Most of the technologies, that has made our lives easier, can be attributed to studying Nature. We learnt how to use aerodynamics from birds. The studies of fish have also helped us to improve upon the principles of navigation in ships and submarines.
In this respect, a new phenomenon, at the cellular level, using active nematohydrodynamics, is being studied. Spontaneous flow occurs at all levels, including the cellular level. It has generated a lot of interest in recent
years. The flows in these systems are either chaotic or coherent. The interesting thing to note is that flows in these systems are usually turbulent, which is unexpected. If we could understand how flows in such systems could be controlled and directed, it would be useful in fields like microfluidics. It would change many fields, such as targeted drug delivery, mixing in microreactors, or for pumping fluids at microscales. The question is how to convert chaotic flow into selfsustained coherent flow.
To recreate a similar biological environment, the assumptions made are that the concentration is uniform, and the fluid is like a liquid crystal. The simulation was made similar to fluid flows in living systems.
The results show that the coherent or steady flow is controlled by the aspect ratio of the channel cross section. The aspect-ratio dependence agrees with experiments conducted with microtubule-motor protein mixtures in microfluidic channels. It was also discovered that the active fluid must be flow-aligning for coherent flow in the channel.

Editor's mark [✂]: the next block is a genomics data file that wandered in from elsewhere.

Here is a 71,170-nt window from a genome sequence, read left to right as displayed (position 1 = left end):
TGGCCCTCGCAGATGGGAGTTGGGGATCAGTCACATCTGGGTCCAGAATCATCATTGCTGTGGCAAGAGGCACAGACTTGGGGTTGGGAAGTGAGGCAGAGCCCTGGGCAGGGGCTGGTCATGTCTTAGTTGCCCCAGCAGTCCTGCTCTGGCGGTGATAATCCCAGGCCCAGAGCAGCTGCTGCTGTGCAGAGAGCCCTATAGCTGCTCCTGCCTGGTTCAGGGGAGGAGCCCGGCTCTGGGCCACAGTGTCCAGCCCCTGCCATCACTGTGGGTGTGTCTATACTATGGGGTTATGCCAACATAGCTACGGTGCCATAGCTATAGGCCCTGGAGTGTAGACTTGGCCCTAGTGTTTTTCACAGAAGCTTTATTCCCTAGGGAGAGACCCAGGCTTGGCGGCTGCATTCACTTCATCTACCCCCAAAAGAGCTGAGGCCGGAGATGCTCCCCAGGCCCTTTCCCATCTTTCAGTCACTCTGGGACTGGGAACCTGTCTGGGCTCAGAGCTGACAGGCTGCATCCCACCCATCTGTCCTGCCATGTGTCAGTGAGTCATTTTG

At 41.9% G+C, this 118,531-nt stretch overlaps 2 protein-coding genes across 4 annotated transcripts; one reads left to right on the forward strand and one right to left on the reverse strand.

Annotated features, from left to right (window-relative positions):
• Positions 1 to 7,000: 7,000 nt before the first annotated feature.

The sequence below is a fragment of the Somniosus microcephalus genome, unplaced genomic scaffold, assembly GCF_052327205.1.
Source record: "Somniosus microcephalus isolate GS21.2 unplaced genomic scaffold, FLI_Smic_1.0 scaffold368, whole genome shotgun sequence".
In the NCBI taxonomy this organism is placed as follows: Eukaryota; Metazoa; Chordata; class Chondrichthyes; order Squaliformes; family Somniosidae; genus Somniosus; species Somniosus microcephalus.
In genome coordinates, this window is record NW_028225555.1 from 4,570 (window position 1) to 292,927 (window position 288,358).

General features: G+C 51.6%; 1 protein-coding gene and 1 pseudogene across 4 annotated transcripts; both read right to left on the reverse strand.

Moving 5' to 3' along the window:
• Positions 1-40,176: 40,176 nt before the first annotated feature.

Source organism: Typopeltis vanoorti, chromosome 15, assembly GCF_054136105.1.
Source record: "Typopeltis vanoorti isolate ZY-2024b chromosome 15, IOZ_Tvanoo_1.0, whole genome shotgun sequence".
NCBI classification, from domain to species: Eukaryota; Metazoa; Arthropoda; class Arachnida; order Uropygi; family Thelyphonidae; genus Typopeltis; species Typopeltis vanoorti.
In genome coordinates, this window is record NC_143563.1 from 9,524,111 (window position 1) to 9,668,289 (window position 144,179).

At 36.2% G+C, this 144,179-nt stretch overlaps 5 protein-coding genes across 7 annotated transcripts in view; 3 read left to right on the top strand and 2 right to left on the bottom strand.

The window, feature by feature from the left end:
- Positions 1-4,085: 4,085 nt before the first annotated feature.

The coherent fluid flow of a 3 dimensionally confined active fluid : the arrows show the flow field with the strongest flow represented in red colour and the filamentous structure in the background represents the microstructure of the flowing active fluid.
This is a breakthrough finding for the team. By understanding the importance of the aspect ratio in nematics, it will certainly help in creation of our own fluid technologies across various living systems. Credit must be given to the Department of Chemical Engineering for helping the team to carry out their research. The research team consisted. of members from IIT Madras, University of Copenhagen and University of Oxford led by Professor Sumesh Thampi from the Department of Chemical Engineering at IIT Madras.
Appreciating this study, Professor Gautam Menon of the Departments of Physics and Biology, Ashoka University, New Delhisays,”An exciting frontier of statistical physics is the study of active matter, i.e. of physical systems that are driven out of equilibrium in a special way that is relevant to biology. Understanding how the tendency of molecules to line their axes up together – forming a structure called a nematic – is modified in a system that is active, and describing how these molecules and the fluid they are embedded in might flow, is important to understanding how groups of cells might move together or how flocks of birds form and fly in unison. We know the equations that such systems must obey, and what their solutions might look like in simple cases, but going further needs numerical and computational study.”
In this paper, Chandragiri and collaborators study what happens when an active nematic is confined, finding that the details of the confinement matter, while narrower channels produce smooth flows in which all the molecules align together, broader channels lead to more disordered situations, even winding up in the constantly changing (turbulent) structure that earlier work had studied. The paper describes what drives this change as well.
Results such as these remind us that, in biology, details are important, and that just accounting for the constraints that are placed on biological systems can lead to surprising and unanticipated behaviour. Furthermore, these results might be important in microfluidics as well, illustrating another crosspollination of fields, those of engineering and physics”
Article by Akshay Anantharaman
Here is the link to the research article: